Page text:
Geoscientist employment in Australia improved in the second quarter of 2020. Nationally, unemployment decreased to 8.6% from 10% in the March quarter, while underemployment also fell to 17.4% from 18.1% for the period.
AIG President, Andrew Waltho, described the improvement as most welcome. “The level of improvement observed in the survey results was small but defied the increase in unemployment observed in the Australian community as a whole, and the sharp downturn in economic activity affecting Australia’s economy” Mr Waltho said.
“Some caution is needed with the improvement recorded only representing half of the increase observed during the first quarter of this year, but any improvement under the economic conditions prevailing in Australia at the moment is both welcome and encouraging” Mr Waltho said.
“With more than three-quarters of Australia’s geoscientists working in exploration and mining, the results point to the absolute importance of our mineral resource industries in helping to maintain economic activity in Australia, even while in recession” Mr Waltho said.
“This quarter is also the first time since the 2011 minerals boom that geoscientist unemployment has fallen below the unemployment rate for the Australian economy as a whole, pointing to the success of efforts being made to ensure business continuity and resilience during the pandemic” Mr Waltho said.
“It is very encouraging to see mining and exploration activity continuing across Australia under very difficult conditions” Mr Waltho said.
Employment impacts varied between states. Unemployment amongst geoscientists fell in Western Australia, but increased slightly in Queensland, New South Wales and the ACT, and Victoria. Underemployment fell in Western Australia, New South Wales and ACT, and Victoria, and remained little changed in Queensland from the previous quarter.
A high proportion of self-employed geoscientists, however, continued to experience difficulty securing more than a quarter of their desired workload.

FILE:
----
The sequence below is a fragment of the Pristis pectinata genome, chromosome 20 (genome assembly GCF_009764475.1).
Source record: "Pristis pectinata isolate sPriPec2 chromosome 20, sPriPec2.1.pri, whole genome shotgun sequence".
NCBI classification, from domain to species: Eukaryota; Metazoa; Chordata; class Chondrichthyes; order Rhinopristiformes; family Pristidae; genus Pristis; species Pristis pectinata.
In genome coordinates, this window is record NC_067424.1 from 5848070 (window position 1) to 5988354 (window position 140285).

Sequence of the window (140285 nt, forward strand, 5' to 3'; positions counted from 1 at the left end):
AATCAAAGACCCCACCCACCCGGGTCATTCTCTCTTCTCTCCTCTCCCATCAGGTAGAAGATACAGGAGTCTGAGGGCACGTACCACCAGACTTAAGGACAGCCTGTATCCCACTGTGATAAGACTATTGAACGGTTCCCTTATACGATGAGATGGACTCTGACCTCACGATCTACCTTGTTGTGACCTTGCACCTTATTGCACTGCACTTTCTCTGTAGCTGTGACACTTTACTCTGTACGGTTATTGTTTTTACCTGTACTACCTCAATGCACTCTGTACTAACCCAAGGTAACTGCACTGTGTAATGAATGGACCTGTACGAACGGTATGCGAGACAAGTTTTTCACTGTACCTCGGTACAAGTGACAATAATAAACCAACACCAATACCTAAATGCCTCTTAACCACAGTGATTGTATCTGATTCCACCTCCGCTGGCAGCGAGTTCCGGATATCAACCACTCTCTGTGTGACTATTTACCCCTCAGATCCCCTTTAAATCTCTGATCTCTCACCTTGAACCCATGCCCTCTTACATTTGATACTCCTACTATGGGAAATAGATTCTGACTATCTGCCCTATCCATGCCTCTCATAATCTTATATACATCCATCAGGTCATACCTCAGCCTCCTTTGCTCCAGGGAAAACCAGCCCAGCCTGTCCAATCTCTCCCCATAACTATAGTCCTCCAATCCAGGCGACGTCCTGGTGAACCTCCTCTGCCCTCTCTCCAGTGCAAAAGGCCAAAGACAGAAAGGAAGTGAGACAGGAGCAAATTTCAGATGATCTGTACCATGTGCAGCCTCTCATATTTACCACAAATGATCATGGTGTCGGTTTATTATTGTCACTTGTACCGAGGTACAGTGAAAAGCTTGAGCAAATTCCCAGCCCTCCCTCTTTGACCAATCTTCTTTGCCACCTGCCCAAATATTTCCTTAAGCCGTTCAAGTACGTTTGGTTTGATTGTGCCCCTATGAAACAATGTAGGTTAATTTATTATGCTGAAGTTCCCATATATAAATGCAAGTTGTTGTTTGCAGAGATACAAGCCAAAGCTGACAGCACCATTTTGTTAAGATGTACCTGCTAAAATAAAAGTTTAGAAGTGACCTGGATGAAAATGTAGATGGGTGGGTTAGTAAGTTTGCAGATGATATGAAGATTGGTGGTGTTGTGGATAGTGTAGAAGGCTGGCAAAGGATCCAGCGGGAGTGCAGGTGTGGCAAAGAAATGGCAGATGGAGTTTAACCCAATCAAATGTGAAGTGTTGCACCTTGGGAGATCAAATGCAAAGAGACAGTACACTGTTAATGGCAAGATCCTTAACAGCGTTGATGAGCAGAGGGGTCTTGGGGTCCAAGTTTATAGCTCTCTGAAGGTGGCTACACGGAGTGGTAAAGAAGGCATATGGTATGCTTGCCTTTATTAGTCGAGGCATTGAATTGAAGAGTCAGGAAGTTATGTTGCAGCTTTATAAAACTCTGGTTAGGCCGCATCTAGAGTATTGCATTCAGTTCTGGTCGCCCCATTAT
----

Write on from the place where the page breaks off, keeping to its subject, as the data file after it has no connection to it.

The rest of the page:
Long term unemployment remained stubbornly high, with almost 34% of unemployed geoscientists reporting having been out of work for more than 12 months, including 22% who have been out of work for more than two years. Some 40% of unemployed geoscientists were not confident of returning to work within the next 12 months.
“Long-term unemployment continues to be of serious concern” Mr Waltho said.
“AIG, other professional associations and industry groups including CSIRO have responded positively to the challenges posed by the pandemic and the need to suppress the coronavirus through limiting gatherings of people by moving quickly to delivering professional development talks, seminars and short-courses on-line, allowing members to continue to develop their careers from home” Mr Waltho said.
“These have included many talks and seminars delivered at no cost to participants in an effort to provide members with accessible and valuable professional development opportunities, essential to maintain members’ skills and motivation” Mr Waltho said.
“In many ways, access to continued professional development opportunities has improved significantly, with events previously available only in particular cities or states accessible nationally, and by members overseas” Mr Waltho said.
“Professional associations are learning things in response to the pandemic that will become part of the way in which they engage with members on an ongoing basis, to the benefit of all” Mr Waltho said.
“A recent success has been delivery of structured training on public reporting of exploration results, mineral resources and ore reserves in compliance with the JORC Code which sets out minimum standards for this in Australia and New Zealand and is used as a model in many countries throughout the world”.
“The short course was originally developed for face to face delivery but has been adapted to become a very successful and effective on-line offering that has attracted attendees from a number of overseas countries and professionals from non-geoscience fields such as banking and finance and investors to whom mineral resources and reserves are relevant to their work and future” Mr Waltho said.
“It has been both gratifying and encouraging to receive extremely positive feedback from participants that will contribute to continuous improvement of the course”.
“AIG is always looking at ways of improving benefits of membership to professional geoscientists globally” Mr Waltho said.
An excellent response to the survey was received nationally, with 508 geoscientists completing the survey. Responses from geoscientists in South Australia fell, however, preventing state employment and underemployment results from being reported.